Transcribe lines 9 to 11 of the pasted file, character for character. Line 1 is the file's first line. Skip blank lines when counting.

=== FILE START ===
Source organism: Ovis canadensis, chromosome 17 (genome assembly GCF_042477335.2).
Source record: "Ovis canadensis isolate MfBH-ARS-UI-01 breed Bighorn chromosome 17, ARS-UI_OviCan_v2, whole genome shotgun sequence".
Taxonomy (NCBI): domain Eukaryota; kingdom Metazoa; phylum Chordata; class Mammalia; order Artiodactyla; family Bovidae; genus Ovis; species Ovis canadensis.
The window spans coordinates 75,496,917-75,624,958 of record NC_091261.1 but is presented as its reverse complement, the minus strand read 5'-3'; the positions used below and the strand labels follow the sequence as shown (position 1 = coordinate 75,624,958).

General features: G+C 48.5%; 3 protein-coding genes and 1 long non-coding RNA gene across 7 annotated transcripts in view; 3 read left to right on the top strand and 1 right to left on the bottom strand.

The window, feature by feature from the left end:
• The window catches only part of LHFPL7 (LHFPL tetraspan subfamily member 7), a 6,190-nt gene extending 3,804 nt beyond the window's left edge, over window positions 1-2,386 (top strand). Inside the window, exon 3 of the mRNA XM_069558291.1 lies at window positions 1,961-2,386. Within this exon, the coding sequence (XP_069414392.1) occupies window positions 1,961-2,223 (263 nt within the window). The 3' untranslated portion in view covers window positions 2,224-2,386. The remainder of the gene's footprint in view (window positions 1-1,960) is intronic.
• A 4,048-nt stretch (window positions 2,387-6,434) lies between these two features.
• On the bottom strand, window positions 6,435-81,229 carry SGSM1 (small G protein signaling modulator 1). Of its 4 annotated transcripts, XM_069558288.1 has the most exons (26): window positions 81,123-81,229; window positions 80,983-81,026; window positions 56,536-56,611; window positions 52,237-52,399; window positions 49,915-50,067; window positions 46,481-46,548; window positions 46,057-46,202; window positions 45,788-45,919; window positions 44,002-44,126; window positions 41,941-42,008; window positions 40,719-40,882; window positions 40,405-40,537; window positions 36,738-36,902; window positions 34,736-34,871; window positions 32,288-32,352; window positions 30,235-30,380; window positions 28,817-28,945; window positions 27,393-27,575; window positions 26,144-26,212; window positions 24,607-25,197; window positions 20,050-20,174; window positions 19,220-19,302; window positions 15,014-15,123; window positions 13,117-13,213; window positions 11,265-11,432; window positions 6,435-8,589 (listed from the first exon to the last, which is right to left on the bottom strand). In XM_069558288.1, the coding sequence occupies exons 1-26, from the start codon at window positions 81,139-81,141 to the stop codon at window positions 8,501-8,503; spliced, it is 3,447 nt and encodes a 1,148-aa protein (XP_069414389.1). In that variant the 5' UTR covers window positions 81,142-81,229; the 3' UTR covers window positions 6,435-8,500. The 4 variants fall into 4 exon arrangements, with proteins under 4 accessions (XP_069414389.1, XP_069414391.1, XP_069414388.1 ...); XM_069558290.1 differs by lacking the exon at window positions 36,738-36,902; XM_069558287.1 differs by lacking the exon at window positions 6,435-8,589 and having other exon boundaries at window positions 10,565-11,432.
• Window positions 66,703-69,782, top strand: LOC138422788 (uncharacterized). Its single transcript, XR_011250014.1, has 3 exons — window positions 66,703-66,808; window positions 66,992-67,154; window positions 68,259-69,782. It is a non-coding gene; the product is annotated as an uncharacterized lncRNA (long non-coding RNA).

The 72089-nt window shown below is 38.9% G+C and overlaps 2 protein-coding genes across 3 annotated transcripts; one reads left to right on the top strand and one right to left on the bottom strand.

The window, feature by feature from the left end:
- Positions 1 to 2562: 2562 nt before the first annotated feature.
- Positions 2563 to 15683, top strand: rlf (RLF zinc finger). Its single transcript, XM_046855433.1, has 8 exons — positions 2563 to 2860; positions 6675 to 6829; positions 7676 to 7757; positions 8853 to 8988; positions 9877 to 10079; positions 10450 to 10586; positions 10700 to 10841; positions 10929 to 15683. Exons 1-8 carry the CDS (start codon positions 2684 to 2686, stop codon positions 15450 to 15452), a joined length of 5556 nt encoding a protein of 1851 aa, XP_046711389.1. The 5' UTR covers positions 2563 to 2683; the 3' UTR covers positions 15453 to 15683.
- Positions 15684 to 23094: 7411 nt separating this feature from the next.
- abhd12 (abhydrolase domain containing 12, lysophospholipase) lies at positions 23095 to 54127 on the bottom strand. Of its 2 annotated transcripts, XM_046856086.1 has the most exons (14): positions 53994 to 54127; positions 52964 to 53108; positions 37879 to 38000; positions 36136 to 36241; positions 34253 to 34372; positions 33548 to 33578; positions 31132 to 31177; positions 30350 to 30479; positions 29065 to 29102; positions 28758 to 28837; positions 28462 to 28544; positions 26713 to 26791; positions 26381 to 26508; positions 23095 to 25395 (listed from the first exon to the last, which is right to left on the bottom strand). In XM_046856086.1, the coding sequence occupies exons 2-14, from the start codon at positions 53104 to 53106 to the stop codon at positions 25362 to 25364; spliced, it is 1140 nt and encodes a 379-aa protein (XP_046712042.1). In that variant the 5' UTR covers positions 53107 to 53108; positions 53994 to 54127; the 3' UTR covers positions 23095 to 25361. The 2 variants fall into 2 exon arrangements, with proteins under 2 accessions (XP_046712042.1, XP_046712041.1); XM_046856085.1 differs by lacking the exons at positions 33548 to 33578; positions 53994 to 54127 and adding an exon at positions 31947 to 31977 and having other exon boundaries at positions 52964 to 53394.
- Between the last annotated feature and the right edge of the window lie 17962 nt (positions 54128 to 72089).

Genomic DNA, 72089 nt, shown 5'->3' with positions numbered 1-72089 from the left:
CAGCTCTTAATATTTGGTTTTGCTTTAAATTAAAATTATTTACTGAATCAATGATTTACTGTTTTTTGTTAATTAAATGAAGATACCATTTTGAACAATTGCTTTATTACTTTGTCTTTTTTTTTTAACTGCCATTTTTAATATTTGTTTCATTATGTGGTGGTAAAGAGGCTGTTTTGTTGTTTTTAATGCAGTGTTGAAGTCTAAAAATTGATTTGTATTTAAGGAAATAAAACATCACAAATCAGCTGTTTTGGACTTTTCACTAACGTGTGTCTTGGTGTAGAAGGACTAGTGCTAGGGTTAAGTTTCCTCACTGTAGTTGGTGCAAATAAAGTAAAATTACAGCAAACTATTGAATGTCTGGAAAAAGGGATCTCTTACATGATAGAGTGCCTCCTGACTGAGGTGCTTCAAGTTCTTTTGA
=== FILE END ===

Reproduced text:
• On the bottom strand, window positions 6,435-81,229 carry SGSM1 (small G protein signaling modulator 1). Of its 4 annotated transcripts, XM_069558288.1 has the most exons (26): window positions 81,123-81,229; window positions 80,983-81,026; window positions 56,536-56,611; window positions 52,237-52,399; window positions 49,915-50,067; window positions 46,481-46,548; window positions 46,057-46,202; window positions 45,788-45,919; window positions 44,002-44,126; window positions 41,941-42,008; window positions 40,719-40,882; window positions 40,405-40,537; window positions 36,738-36,902; window positions 34,736-34,871; window positions 32,288-32,352; window positions 30,235-30,380; window positions 28,817-28,945; window positions 27,393-27,575; window positions 26,144-26,212; window positions 24,607-25,197; window positions 20,050-20,174; window positions 19,220-19,302; window positions 15,014-15,123; window positions 13,117-13,213; window positions 11,265-11,432; window positions 6,435-8,589 (listed from the first exon to the last, which is right to left on the bottom strand). In XM_069558288.1, the coding sequence occupies exons 1-26, from the start codon at window positions 81,139-81,141 to the stop codon at window positions 8,501-8,503; spliced, it is 3,447 nt and encodes a 1,148-aa protein (XP_069414389.1). In that variant the 5' UTR covers window positions 81,142-81,229; the 3' UTR covers window positions 6,435-8,500. The 4 variants fall into 4 exon arrangements, with proteins under 4 accessions (XP_069414389.1, XP_069414391.1, XP_069414388.1 ...); XM_069558290.1 differs by lacking the exon at window positions 36,738-36,902; XM_069558287.1 differs by lacking the exon at window positions 6,435-8,589 and having other exon boundaries at window positions 10,565-11,432.
• Window positions 66,703-69,782, top strand: LOC138422788 (uncharacterized). Its single transcript, XR_011250014.1, has 3 exons — window positions 66,703-66,808; window positions 66,992-67,154; window positions 68,259-69,782. It is a non-coding gene; the product is annotated as an uncharacterized lncRNA (long non-coding RNA).

The 72089-nt window shown below is 38.9% G+C and overlaps 2 protein-coding genes across 3 annotated transcripts; one reads left to right on the top strand and one right to left on the bottom strand.